Score a Super Bowl Touchdown with Swedish Meatballs

Thursday, February 2, 2012


Let me just come right out and say it.  These Swedish meatballs are the bomb!  Seriously.  They. Are. Awesome.  IKEA had better watch out. I’m just sayin’.


Swedish meatballs are a perennial favorite among the smörgåsbord set, which is why I had to include them in my Meatball Week series.   These plump and moist little nuggets of meat are delicately seasoned with fragrant spices like cardamom, allspice and nutmeg before being bathed in a rich and velvety cream sauce.  As with most traditional ethnic dishes, you’ll find as many different recipes for Swedish meatballs as there are cooks who make them.  I’ve tried many different versions, and I think this one is the best I’ve tasted.

The basic recipe for my meatballs came from Marcus Samuelsson, who got it from his Swedish grandma.  When a recipe comes from a famous chef’s grandma, you just know it has to be good.   With ingredients like honey and pickle juice, it’s unlike any I’ve seen before.    I did deviate quite a bit from the original, but that’s just how I roll.  That’s the great thing about recipes like this.  There’s lots of room to improvise.

The meatballs themselves are made with a mixture of beef, pork and veal.  I’ve always been a fan of using veal in meatballs.  I think it gives them a lighter texture and better flavor.

Let’s get started! 


To make the meatballs, you first sauté some finely diced onions in olive oil.  Set them aside to cool while you gather up the rest of the meatball ingredients.


Toss the sautéed onions in with the other ingredients and mix them all up together in a big bowl.   Form as many golf ball sized meatballs as you can get.  I got a ton.  Then, brown them in a skillet.  But, don’t cook them all the way through.

Yes, that is butter that those meatballs are frying in – big, fat, voluptuous butter.  But, it’s okay.  I don’t do this every day.  And, I don’t have an endorsement deal with any big drug companies.


Next, whip up that fabulous Swedish meatball sauce.   You start by making a roux, which is used as a thickening base for all kinds of sauces, gravies, soups and stews.  A roux a mixture of butter and flour that is cooked together until it reaches varying shades of brown, depending on what it’s being used for. Cooking the flour allows it to thicken the sauce without giving it a “raw”, starchy taste.  The roux for this dish should be on the lighter side – sort of like a café au lait color.  Marcus’s grandma’s recipe doesn’t call for a roux.  But, I wanted a sauce with more body, so I made one.

When the roux is ready, add some stock, a little at a time so that it doesn’t sputter up and splash you in the face. Trust me, that is not pleasant!


Then, add some heavy cream, lingonberry preserves and pickle juice.   No, that’s not a typo.  I thought the pickle juice was weird too.  Just do it, though.  You’ll thank me later.

When the sauce starts to bubble,  gently plop the meatballs in.   Then, simmer them in that glorious sauce until they’re cooked through.  Honestly, it took almost all of my self-control not to just slurp that sauce up with a big, fat, giant spoon!


Serve them with more lingonberry preserves and some pickled cucumber slices –  and watch your guests drool.





If you missed the first two Meatball Week installments, you can find them here:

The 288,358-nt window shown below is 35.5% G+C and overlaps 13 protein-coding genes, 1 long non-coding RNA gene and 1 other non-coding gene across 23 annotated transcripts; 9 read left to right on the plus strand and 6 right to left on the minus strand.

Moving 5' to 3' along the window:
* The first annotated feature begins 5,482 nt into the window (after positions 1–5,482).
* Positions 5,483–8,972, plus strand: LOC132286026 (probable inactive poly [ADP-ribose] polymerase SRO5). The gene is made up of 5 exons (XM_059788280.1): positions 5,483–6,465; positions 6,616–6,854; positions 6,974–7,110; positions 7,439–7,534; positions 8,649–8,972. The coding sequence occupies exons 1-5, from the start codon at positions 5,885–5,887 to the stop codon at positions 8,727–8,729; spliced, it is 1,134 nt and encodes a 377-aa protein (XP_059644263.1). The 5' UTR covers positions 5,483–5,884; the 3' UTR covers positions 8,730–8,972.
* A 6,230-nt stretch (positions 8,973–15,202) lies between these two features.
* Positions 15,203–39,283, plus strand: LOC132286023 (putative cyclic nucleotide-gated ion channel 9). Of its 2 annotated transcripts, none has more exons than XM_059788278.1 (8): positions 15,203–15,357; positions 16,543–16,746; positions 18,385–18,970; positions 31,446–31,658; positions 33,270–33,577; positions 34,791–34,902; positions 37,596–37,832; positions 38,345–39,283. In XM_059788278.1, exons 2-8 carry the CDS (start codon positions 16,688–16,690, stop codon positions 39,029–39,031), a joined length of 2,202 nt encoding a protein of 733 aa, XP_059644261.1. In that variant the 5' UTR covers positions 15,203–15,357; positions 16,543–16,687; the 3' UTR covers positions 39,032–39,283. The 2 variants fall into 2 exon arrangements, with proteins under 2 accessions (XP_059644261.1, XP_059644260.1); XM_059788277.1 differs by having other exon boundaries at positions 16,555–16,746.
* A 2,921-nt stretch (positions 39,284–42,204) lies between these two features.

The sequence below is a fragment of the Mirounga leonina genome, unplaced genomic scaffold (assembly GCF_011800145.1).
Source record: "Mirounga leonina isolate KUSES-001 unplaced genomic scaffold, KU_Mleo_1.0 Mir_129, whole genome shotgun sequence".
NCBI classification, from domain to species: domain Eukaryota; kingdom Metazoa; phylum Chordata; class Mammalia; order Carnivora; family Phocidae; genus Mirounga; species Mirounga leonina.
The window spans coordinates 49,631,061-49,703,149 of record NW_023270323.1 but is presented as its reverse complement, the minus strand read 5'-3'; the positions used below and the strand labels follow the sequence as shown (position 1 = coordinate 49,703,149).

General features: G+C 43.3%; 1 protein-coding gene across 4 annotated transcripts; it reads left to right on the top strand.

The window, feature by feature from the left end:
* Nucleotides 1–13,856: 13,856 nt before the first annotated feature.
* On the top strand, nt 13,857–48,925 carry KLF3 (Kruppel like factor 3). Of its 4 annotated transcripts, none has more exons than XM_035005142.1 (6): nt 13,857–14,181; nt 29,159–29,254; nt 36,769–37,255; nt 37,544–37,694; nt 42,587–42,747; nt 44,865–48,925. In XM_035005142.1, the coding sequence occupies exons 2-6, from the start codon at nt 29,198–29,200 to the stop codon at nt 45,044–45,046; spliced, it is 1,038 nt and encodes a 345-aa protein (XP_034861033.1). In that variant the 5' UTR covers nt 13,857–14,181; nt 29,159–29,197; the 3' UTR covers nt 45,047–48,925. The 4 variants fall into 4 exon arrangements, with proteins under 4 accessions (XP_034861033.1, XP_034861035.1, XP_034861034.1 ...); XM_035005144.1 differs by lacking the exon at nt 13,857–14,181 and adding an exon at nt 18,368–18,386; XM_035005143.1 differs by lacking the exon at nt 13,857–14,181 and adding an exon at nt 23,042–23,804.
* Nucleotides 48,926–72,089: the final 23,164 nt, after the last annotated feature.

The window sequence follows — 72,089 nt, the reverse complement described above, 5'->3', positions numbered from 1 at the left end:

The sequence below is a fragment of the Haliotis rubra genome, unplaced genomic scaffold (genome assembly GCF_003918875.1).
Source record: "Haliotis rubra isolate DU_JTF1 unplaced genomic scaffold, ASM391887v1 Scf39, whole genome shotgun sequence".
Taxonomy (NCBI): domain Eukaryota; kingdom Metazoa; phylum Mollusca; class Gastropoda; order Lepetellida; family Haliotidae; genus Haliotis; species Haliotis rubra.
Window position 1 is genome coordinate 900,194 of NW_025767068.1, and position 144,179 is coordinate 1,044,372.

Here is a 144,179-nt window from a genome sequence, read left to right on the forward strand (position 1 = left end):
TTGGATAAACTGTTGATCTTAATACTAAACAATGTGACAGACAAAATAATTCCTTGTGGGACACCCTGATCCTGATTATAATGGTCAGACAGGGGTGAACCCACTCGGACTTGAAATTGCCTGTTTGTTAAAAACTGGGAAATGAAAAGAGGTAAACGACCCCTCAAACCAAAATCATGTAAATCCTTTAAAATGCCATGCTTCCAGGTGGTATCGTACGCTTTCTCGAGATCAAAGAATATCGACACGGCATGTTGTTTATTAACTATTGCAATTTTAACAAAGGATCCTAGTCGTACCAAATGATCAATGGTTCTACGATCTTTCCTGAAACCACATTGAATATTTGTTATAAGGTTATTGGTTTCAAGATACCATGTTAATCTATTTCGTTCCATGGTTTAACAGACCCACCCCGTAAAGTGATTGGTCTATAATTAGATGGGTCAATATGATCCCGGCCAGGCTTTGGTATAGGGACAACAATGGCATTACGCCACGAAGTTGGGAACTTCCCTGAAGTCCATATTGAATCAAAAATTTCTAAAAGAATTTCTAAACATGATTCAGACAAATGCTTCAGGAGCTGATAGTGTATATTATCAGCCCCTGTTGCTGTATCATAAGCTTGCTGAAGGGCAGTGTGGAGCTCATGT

9 responses to Score a Super Bowl Touchdown with Swedish Meatballs

  1. On February 02, 2012 at 10:12am, Rosa said...

    Those look great! A speciality I adore. I really have to test Markus Samelsson’s recipe.



  2. On February 02, 2012 at 2:06pm, The Food Hunter said...

    I’ve actually never had Swedish meatballs…I’ve got to try them

  3. On February 02, 2012 at 3:58pm, LizA said...

    OK, questions!
    What kind of pickle juice — sweet, dill or something else?
    No mashed potatoes?
    No boiled egg noodles?

    I’m the lazy IKEA kind of meatball maker, but this and your Soy Ginger Glazed Scallion Meatballs have me rethinking my plans for Sunday!

    • On February 04, 2012 at 12:12pm, Susan said...

      I used regular dill pickle juice – not sweet. And, you can certainly serve with mashed potatoes or noodles. I’ve done both. I didn’t include it here because these were supposed to “finger food”.

      Hope you loved them as much as I do! :)

  4. On February 03, 2012 at 10:12am, Ashley Josefsson said...

    I am always so happy to see Swedish recipes on the blogs I follow! I am an American who lives in Sweden (oh, what we do for love!) And have found that Sweden has really wonderful food that is not commonly eaten in the US, so much stuff people are missing out on! These meatballs look really delicious! I’ll try them out and see what my Swede says! :) Thanks for the recipe!

    • On February 04, 2012 at 12:14pm, Susan said...

      Please do try them, and let me know what your Swede thinks! This recipe is quite a bit different than others I’ve tried, but I thought they were divine. :)

  5. On February 04, 2012 at 11:18pm, Eliana said...

    While these look just perfect to enjoy while watching the big game I have a feeling I would enjoy these just about any day of the year.

  6. On February 06, 2012 at 12:56pm, Rachel (S[d]OC) said...

    Looks tasty and LOL on the drug company endorsements!

  7. On March 04, 2012 at 7:07am, scruffy1 said...

    Sorry to be pendantic-dill pickle juice based on salt or on vinegar?

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Hello and welcome to SGCC! I’m Susan, a professional writer, food columnist, recipe developer, wife, mother, daughter and sister, who used to be a lawyer in a previous life. My love of food comes from a long line of wonderful and creative Italian home cooks who didn’t always have a lot, but knew how to make a lot out of what they had. I hope that you enjoy yourself while you’re here, and visit often! read more >>

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